Monday, February 08, 2010

Excuse Me, But Can I Have My Student Back?

Last year the attendance/truant officer for The District retired. She was wonderful. If you had a concern about a kid's attendance (and we often have concerns) she was there checking into the situation and doing what she could to get it resolved. She understood that we needed these kids to be in our classrooms, not running the streets, playing sick, or sleeping in.

We've had some pretty nasty flu and strep outbreaks this year and we have the usual number of suspects who have spotty attendance for a myriad of reasons, so The New Attendance Officer has been by to talk with these kids and to let them know of the consequences, many of them legal, for not coming to school.

The first day she showed up I got a phone call from the front office, asking me to send one of my kids up for "a few minutes". No problem. We get calls like this all the time, and the kid is usually back in about five minutes and doesn't miss so much instruction that it can't be made up.

We were almost through with the class period when I realized that the child in question hadn't come back. What on earth? So I called up front only to be told that "it won't be a minute", and she'd be back. She did eventually come back to class, but she pretty much missed the entire day. This is not good for a kid who'd been out with the flu for nearly two weeks.

At lunch we were talking and realized that we had a few more kids who'd been called up front and ended up missing an entire class period. One of them, a kid who had been out for nearly two weeks, including a stint in a hospital, had been called up to the front office the first day she'd returned from her absence.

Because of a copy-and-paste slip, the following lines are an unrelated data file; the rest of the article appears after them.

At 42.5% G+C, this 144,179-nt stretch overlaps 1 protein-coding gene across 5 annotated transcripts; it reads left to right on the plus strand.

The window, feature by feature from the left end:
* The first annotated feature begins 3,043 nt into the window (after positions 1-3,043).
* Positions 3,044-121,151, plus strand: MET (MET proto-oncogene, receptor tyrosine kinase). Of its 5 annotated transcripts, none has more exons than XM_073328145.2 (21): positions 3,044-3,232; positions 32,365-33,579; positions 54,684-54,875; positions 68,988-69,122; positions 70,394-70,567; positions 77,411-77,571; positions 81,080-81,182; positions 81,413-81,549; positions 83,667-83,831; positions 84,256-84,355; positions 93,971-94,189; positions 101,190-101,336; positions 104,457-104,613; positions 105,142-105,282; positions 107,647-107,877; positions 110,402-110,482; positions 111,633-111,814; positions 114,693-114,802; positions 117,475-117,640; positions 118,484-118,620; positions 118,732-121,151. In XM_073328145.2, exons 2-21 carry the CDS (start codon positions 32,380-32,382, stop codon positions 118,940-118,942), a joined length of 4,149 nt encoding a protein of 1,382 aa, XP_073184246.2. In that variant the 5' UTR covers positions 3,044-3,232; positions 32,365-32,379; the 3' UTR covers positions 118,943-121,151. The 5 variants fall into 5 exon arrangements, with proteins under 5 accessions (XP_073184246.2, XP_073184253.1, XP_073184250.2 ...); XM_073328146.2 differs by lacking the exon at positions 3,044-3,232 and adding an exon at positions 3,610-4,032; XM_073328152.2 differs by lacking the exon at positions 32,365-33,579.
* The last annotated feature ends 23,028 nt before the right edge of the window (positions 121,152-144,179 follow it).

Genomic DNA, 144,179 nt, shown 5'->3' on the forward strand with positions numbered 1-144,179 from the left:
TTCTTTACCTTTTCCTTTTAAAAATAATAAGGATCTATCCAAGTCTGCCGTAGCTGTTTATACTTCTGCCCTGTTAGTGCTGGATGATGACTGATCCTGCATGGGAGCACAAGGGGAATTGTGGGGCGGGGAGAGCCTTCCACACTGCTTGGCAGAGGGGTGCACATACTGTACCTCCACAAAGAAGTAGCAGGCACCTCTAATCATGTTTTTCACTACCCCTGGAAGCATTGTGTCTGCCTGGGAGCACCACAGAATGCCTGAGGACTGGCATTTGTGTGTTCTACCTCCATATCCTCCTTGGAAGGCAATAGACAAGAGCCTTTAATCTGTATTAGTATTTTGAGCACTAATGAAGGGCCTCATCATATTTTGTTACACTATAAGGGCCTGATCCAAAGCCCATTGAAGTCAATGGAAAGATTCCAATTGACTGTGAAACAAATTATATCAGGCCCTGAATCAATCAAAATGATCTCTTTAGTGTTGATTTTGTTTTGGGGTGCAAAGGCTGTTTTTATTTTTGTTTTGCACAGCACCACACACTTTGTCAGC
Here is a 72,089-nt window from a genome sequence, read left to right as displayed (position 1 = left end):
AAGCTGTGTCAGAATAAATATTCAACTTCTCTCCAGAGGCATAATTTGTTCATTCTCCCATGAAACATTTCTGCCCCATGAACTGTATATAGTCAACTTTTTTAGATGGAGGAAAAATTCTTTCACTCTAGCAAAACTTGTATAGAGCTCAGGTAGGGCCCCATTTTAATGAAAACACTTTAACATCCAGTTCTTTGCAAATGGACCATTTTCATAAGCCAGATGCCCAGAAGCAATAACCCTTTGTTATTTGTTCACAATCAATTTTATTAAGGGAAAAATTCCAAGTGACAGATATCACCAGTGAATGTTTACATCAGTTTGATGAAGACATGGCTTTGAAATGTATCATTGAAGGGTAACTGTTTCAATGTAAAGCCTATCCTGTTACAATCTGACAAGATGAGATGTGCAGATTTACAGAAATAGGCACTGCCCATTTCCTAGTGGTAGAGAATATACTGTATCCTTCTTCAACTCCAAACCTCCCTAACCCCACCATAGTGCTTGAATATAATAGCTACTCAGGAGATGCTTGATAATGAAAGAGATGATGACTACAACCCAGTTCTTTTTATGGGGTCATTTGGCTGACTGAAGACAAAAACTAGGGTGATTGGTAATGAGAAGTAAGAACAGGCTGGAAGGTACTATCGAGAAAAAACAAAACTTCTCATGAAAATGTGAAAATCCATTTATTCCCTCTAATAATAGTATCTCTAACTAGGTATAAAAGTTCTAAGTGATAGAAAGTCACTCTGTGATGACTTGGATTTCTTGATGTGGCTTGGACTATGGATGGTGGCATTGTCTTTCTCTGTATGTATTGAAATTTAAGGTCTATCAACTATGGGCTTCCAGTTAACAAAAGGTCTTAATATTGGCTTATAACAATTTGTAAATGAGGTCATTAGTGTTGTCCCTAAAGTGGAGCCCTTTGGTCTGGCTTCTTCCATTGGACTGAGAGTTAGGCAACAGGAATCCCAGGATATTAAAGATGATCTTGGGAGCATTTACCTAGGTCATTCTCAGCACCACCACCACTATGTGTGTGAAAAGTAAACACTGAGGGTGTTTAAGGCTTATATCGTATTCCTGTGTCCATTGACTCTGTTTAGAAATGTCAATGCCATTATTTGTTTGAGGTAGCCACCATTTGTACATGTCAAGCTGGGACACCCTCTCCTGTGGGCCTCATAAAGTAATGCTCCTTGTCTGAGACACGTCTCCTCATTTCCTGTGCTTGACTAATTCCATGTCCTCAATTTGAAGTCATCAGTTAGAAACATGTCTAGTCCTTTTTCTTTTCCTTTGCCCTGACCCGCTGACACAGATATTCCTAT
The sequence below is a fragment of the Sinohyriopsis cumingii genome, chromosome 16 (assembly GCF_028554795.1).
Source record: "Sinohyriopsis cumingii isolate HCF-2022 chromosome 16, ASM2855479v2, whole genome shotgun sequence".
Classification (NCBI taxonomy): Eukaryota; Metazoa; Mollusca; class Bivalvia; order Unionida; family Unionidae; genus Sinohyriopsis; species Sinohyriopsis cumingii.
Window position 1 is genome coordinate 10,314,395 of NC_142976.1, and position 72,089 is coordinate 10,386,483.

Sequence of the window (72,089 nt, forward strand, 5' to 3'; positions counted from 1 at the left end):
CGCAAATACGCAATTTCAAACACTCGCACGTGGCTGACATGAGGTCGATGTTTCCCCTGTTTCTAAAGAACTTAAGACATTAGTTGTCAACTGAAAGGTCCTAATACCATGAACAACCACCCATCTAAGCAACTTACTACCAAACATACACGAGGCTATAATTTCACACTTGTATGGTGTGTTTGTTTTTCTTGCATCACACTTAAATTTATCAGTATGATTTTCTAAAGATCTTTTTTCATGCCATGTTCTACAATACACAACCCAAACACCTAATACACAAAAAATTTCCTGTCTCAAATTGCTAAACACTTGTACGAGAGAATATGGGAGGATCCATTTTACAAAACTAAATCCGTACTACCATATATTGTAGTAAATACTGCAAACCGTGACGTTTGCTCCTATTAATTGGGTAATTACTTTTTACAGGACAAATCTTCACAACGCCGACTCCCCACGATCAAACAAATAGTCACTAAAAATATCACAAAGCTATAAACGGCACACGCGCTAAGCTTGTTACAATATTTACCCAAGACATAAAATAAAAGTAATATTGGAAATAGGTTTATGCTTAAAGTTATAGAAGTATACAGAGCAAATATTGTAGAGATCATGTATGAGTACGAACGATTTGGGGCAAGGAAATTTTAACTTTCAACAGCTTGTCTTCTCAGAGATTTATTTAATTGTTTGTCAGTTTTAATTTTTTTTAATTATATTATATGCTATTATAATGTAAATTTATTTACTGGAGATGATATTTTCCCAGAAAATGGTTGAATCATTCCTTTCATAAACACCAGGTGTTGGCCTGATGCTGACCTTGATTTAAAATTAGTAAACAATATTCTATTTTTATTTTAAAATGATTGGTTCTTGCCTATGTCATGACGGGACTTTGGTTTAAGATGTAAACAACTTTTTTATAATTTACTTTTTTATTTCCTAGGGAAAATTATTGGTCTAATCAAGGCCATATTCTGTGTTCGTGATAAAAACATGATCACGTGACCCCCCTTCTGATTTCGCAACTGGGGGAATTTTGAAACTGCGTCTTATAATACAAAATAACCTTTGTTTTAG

"Anyone know why they're calling these kids up?" Mrs. Social Studies asked.

"It's the new Attendance Officer," said Mrs. Eagle. "One of my kids showed me a brochure she gave him."

"You mean to tell me that the Attendance Officer is pulling kids out of class for an entire period to talk to them about missing school? That's insane!" I said.

"Yeah, it apparently now takes 45 minutes to tell a kid the consequences of poor attendance, instead of 5 minutes," said Mrs. Eagle.

This. Is. Crazy.

What logic is there in taking a kid out of class to talk about the kid not being in class?

As luck would have it, we had a team leader meeting that afternoon and found out that every single team leader had a complaint about kids missing entire class periods due to The Attendance Officer. The Principal was appalled as well. She said she'd talk to The New Attendance Officer, but commented that she couldn't guarantee it would do any good - those people from The District, after all, see the world differently from those of us in the trenches.

No kidding.

However, it may have done some good - or the complaints were flying fast and furious from every school in The District. The New Attendance Officer was back again last week and only kept kids for about ten minutes. Thank goodness.

And the weird thing? The kids she pulled from my team were all today.

P.S. - A reader commented on having consequences for absences like staying after in detention to make up missed work. Can't be done. Detention is only an option for behavior issues. We cannot write up a student for absences. The consequences for these students with a lot of absences are failing for the year, a court date with a judge, possible jail time for student and/or parent. I did have one kid my first year who ended up spending time in juvenile detention due to absences and his mother lost custody of the remaining children due to his absences as well. So there are consequences, but it isn't something the teacher determines.

1 comment:

Theresa Milstein said...

That is a ludicrous story! I've found that pleas for better attendance fail to work. How about consequences, like staying after school to make up missed work? I'm sure the school has detention anyway. And that consequence can be explained in five minutes.